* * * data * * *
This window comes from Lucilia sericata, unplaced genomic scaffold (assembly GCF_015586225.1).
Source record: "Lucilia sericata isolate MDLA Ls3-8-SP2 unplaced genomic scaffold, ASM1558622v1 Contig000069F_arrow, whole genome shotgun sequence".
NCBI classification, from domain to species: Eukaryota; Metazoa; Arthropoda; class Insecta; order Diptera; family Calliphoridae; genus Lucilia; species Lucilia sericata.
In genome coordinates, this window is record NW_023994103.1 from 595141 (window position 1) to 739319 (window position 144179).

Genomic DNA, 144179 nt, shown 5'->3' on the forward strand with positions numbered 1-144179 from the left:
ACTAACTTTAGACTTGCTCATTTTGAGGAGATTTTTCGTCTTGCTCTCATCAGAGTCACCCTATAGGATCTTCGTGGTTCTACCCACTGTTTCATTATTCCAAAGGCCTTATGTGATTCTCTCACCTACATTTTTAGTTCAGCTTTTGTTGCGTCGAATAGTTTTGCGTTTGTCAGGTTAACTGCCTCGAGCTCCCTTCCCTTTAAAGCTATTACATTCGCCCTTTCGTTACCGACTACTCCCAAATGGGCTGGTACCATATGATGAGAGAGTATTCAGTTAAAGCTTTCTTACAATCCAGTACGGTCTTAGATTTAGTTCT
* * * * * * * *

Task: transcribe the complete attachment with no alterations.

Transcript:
This window comes from Lucilia sericata, unplaced genomic scaffold (assembly GCF_015586225.1).
Source record: "Lucilia sericata isolate MDLA Ls3-8-SP2 unplaced genomic scaffold, ASM1558622v1 Contig000069F_arrow, whole genome shotgun sequence".
NCBI classification, from domain to species: Eukaryota; Metazoa; Arthropoda; class Insecta; order Diptera; family Calliphoridae; genus Lucilia; species Lucilia sericata.
In genome coordinates, this window is record NW_023994103.1 from 595141 (window position 1) to 739319 (window position 144179).

Genomic DNA, 144179 nt, shown 5'->3' on the forward strand with positions numbered 1-144179 from the left:
ACTAACTTTAGACTTGCTCATTTTGAGGAGATTTTTCGTCTTGCTCTCATCAGAGTCACCCTATAGGATCTTCGTGGTTCTACCCACTGTTTCATTATTCCAAAGGCCTTATGTGATTCTCTCACCTACATTTTTAGTTCAGCTTTTGTTGCGTCGAATAGTTTTGCGTTTGTCAGGTTAACTGCCTCGAGCTCCCTTCCCTTTAAAGCTATTACATTCGCCCTTTCGTTACCGACTACTCCCAAATGGGCTGGTACCATATGATGAGAGAGTATTCAGTTAAAGCTTTCTTACAATCCAGTACGGTCTTAGATTTAGTTCT